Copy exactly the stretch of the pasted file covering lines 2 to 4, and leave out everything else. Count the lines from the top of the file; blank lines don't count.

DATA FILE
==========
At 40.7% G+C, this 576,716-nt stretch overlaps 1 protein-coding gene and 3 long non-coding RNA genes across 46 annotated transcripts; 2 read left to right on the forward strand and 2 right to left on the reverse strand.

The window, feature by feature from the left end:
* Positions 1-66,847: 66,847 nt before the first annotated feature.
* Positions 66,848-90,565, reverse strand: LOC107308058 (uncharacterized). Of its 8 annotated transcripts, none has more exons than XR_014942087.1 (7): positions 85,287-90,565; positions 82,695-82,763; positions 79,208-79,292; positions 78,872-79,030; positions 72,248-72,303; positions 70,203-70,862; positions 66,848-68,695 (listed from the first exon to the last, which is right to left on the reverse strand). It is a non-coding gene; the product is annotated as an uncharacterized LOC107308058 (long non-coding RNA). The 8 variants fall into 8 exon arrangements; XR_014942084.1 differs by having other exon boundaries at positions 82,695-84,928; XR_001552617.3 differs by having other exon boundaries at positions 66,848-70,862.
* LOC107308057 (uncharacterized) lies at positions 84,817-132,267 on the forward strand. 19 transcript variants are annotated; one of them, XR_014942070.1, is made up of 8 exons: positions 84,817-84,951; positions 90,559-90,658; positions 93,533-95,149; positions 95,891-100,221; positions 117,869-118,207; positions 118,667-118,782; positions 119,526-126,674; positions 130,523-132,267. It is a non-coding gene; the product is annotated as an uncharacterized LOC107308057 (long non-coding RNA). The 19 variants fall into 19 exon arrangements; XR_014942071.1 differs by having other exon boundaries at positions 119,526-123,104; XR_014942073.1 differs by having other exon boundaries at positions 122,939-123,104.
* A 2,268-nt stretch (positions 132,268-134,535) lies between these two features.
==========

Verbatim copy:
The window, feature by feature from the left end:
* Positions 1-66,847: 66,847 nt before the first annotated feature.
* Positions 66,848-90,565, reverse strand: LOC107308058 (uncharacterized). Of its 8 annotated transcripts, none has more exons than XR_014942087.1 (7): positions 85,287-90,565; positions 82,695-82,763; positions 79,208-79,292; positions 78,872-79,030; positions 72,248-72,303; positions 70,203-70,862; positions 66,848-68,695 (listed from the first exon to the last, which is right to left on the reverse strand). It is a non-coding gene; the product is annotated as an uncharacterized LOC107308058 (long non-coding RNA). The 8 variants fall into 8 exon arrangements; XR_014942084.1 differs by having other exon boundaries at positions 82,695-84,928; XR_001552617.3 differs by having other exon boundaries at positions 66,848-70,862.